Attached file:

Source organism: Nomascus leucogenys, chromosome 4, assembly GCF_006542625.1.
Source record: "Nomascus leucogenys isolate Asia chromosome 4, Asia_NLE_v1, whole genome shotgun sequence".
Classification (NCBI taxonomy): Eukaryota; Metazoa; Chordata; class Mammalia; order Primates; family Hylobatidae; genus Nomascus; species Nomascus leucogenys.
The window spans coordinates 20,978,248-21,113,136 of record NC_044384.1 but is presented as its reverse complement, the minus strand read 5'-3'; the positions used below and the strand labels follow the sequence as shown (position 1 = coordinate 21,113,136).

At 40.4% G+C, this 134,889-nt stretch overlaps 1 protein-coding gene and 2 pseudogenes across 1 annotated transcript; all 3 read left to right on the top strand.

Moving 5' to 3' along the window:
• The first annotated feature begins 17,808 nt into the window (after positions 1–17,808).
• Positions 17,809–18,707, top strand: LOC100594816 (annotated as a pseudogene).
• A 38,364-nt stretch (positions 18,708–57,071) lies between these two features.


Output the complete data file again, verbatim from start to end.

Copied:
Source organism: Nomascus leucogenys, chromosome 4, assembly GCF_006542625.1.
Source record: "Nomascus leucogenys isolate Asia chromosome 4, Asia_NLE_v1, whole genome shotgun sequence".
Classification (NCBI taxonomy): Eukaryota; Metazoa; Chordata; class Mammalia; order Primates; family Hylobatidae; genus Nomascus; species Nomascus leucogenys.
The window spans coordinates 20,978,248-21,113,136 of record NC_044384.1 but is presented as its reverse complement, the minus strand read 5'-3'; the positions used below and the strand labels follow the sequence as shown (position 1 = coordinate 21,113,136).

At 40.4% G+C, this 134,889-nt stretch overlaps 1 protein-coding gene and 2 pseudogenes across 1 annotated transcript; all 3 read left to right on the top strand.

Moving 5' to 3' along the window:
• The first annotated feature begins 17,808 nt into the window (after positions 1–17,808).
• Positions 17,809–18,707, top strand: LOC100594816 (annotated as a pseudogene).
• A 38,364-nt stretch (positions 18,708–57,071) lies between these two features.